In the waterfront heart of Downtown St. Petersburg, Straub Park (Beach Dr. between 2nd Ave. and 5th Ave.) is home to several interesting pieces of modern sculpture but utilized more often as the locale for festivals and weekend picnicking and sunbathing. Large oaks provide plenty of shade, but there’s also lots of space for activities; the view onto the Vinoy marina, as the yachts come and go, is perfect.
Adjacent to Straub Park is the St. Petersburg Museum of Fine Arts (255 Beach Dr. NE, 727/896-2667, www.fine-arts.org , 10 a.m.–5 p.m. Tues.–Sat., 1 p.m.–5 p.m. Sun., closed Mon., $12 adults, $10 seniors, $6 students and children, children 6 and under free). For a small Florida  city with one exceptional museum in the form of the Dalí , the presence of the Museum of Fine Arts is noteworthy indeed.
Permanent exhibits of 17th- and 18th-century European art and 19th-century American art are well-curated and hit all the expected notes, although they’re not quite extensive enough to provide any deep perspective.
Where Museum of Fine Arts shines is in its permanent collection of antiquities, ranging from pre-Columbian pieces to Asian fine art, and their dedication to photography. Bringing in a wide range of exhibits—from Ansel Adams to Weegee—the Museum shows a surprising fearlessness in balancing the old and the new.
The big highlight at the St. Petersburg Museum of History (335 2nd Ave. NE, 727/894-1052, www.spmoh.org , 10 a.m.–5 p.m. Tues.–Sat., 1 p.m.–5 p.m. Sun., closed Mon., $12 adults, $9 seniors, $9 students, $7 children, children 6 and under free) is a walk through the First Flight Gallery, dedicated to Tony Jannus’s historic first commercial airline flight. Similarly, the rest of the museum focuses closely on local history, with Native American artifacts and exhibits on the city’s growth since the arrival of the railroad.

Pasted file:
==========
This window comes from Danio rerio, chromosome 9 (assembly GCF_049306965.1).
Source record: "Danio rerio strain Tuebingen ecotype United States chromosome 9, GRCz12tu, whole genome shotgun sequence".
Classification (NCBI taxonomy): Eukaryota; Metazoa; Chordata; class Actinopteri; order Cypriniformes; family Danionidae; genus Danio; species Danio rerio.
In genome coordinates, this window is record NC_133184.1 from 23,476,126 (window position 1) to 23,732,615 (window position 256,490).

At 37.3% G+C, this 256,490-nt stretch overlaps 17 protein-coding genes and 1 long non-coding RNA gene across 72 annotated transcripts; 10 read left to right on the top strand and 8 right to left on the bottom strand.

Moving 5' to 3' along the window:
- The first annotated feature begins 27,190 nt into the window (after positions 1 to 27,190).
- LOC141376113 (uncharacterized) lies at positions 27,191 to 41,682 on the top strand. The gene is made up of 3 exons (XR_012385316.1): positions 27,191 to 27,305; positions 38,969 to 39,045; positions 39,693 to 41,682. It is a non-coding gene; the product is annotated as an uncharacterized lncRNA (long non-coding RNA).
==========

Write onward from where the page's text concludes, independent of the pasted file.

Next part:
There have been many piers in St. Petersburg  throughout the years, from the one that Henry Plant got when he bought the Orange Belt Railroad to the famous Million Dollar Pier built in 1926. As an era postcard proclaimed, the Million Dollar Pier had “automobiles from all sections of the United States…parked here on Sunshiny days throughout the Winter Months. At the end of the Pier is the Recreation Building where Tourists congregate at all times.”
Although the legendary structure was replaced in 1973 by The Pier (end of 2nd Ave. NE, www.stpete-pier.com , 10 a.m.–8 p.m. Mon.–Thurs., 10 a.m.–9 p.m. Fri.–Sat., 11 a.m.–7 p.m. Sun.), which certainly cost more than a million dollars, tourists are still flocking to the area.
Whether it’s fishermen casting a line or families exploring The Pier Aquarium (727/895-7437, www.pieraquarium.org , 10 a.m.–8 p.m. Mon.–Sat., noon–6 p.m. Sun., $5 adults, $4 students and seniors, $2.50 for everyone Sun.), the area is a bona fide tourist attraction in a town whose charms are somewhat more subtle.